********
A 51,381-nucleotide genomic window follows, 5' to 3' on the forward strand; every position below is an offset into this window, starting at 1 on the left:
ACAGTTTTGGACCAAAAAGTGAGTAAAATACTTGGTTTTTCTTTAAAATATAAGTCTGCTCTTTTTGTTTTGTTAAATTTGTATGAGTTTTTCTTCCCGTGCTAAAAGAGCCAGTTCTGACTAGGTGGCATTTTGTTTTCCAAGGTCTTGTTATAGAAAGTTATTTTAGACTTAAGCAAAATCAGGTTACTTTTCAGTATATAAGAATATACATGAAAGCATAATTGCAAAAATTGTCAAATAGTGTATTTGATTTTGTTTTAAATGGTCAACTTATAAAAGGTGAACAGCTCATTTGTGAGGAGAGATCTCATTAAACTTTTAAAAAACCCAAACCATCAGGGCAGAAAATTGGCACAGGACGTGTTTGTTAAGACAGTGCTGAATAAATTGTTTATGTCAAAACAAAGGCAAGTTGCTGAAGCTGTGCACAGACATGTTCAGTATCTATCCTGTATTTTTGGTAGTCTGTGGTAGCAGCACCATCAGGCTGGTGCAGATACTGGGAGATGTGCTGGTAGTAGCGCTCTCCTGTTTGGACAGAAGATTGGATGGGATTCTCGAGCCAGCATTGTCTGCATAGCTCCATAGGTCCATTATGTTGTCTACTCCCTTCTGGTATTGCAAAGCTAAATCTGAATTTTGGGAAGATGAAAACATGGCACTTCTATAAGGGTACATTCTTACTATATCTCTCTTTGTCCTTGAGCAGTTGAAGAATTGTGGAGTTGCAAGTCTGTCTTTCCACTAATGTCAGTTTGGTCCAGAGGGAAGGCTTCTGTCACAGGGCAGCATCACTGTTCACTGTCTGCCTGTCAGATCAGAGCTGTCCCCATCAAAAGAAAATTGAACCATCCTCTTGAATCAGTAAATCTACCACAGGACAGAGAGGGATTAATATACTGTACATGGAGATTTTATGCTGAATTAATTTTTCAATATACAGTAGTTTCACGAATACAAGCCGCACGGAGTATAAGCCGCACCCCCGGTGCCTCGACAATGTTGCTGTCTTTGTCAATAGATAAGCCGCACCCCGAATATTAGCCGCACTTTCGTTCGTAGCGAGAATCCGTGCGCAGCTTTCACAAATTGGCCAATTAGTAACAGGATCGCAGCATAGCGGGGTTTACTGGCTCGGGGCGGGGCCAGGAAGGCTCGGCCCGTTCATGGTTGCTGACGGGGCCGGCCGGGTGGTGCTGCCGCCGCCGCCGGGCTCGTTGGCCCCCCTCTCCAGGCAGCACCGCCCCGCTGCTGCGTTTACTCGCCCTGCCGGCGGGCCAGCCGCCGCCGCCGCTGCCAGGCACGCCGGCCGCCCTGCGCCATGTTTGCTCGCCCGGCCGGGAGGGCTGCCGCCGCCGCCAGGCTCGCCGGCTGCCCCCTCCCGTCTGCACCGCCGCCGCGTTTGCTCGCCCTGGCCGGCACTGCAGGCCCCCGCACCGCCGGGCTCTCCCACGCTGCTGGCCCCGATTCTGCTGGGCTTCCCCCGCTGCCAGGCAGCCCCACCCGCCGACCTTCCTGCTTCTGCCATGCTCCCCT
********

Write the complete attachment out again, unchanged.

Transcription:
A 51,381-nucleotide genomic window follows, 5' to 3' on the forward strand; every position below is an offset into this window, starting at 1 on the left:
ACAGTTTTGGACCAAAAAGTGAGTAAAATACTTGGTTTTTCTTTAAAATATAAGTCTGCTCTTTTTGTTTTGTTAAATTTGTATGAGTTTTTCTTCCCGTGCTAAAAGAGCCAGTTCTGACTAGGTGGCATTTTGTTTTCCAAGGTCTTGTTATAGAAAGTTATTTTAGACTTAAGCAAAATCAGGTTACTTTTCAGTATATAAGAATATACATGAAAGCATAATTGCAAAAATTGTCAAATAGTGTATTTGATTTTGTTTTAAATGGTCAACTTATAAAAGGTGAACAGCTCATTTGTGAGGAGAGATCTCATTAAACTTTTAAAAAACCCAAACCATCAGGGCAGAAAATTGGCACAGGACGTGTTTGTTAAGACAGTGCTGAATAAATTGTTTATGTCAAAACAAAGGCAAGTTGCTGAAGCTGTGCACAGACATGTTCAGTATCTATCCTGTATTTTTGGTAGTCTGTGGTAGCAGCACCATCAGGCTGGTGCAGATACTGGGAGATGTGCTGGTAGTAGCGCTCTCCTGTTTGGACAGAAGATTGGATGGGATTCTCGAGCCAGCATTGTCTGCATAGCTCCATAGGTCCATTATGTTGTCTACTCCCTTCTGGTATTGCAAAGCTAAATCTGAATTTTGGGAAGATGAAAACATGGCACTTCTATAAGGGTACATTCTTACTATATCTCTCTTTGTCCTTGAGCAGTTGAAGAATTGTGGAGTTGCAAGTCTGTCTTTCCACTAATGTCAGTTTGGTCCAGAGGGAAGGCTTCTGTCACAGGGCAGCATCACTGTTCACTGTCTGCCTGTCAGATCAGAGCTGTCCCCATCAAAAGAAAATTGAACCATCCTCTTGAATCAGTAAATCTACCACAGGACAGAGAGGGATTAATATACTGTACATGGAGATTTTATGCTGAATTAATTTTTCAATATACAGTAGTTTCACGAATACAAGCCGCACGGAGTATAAGCCGCACCCCCGGTGCCTCGACAATGTTGCTGTCTTTGTCAATAGATAAGCCGCACCCCGAATATTAGCCGCACTTTCGTTCGTAGCGAGAATCCGTGCGCAGCTTTCACAAATTGGCCAATTAGTAACAGGATCGCAGCATAGCGGGGTTTACTGGCTCGGGGCGGGGCCAGGAAGGCTCGGCCCGTTCATGGTTGCTGACGGGGCCGGCCGGGTGGTGCTGCCGCCGCCGCCGGGCTCGTTGGCCCCCCTCTCCAGGCAGCACCGCCCCGCTGCTGCGTTTACTCGCCCTGCCGGCGGGCCAGCCGCCGCCGCCGCTGCCAGGCACGCCGGCCGCCCTGCGCCATGTTTGCTCGCCCGGCCGGGAGGGCTGCCGCCGCCGCCAGGCTCGCCGGCTGCCCCCTCCCGTCTGCACCGCCGCCGCGTTTGCTCGCCCTGGCCGGCACTGCAGGCCCCCGCACCGCCGGGCTCTCCCACGCTGCTGGCCCCGATTCTGCTGGGCTTCCCCCGCTGCCAGGCAGCCCCACCCGCCGACCTTCCTGCTTCTGCCATGCTCCCCT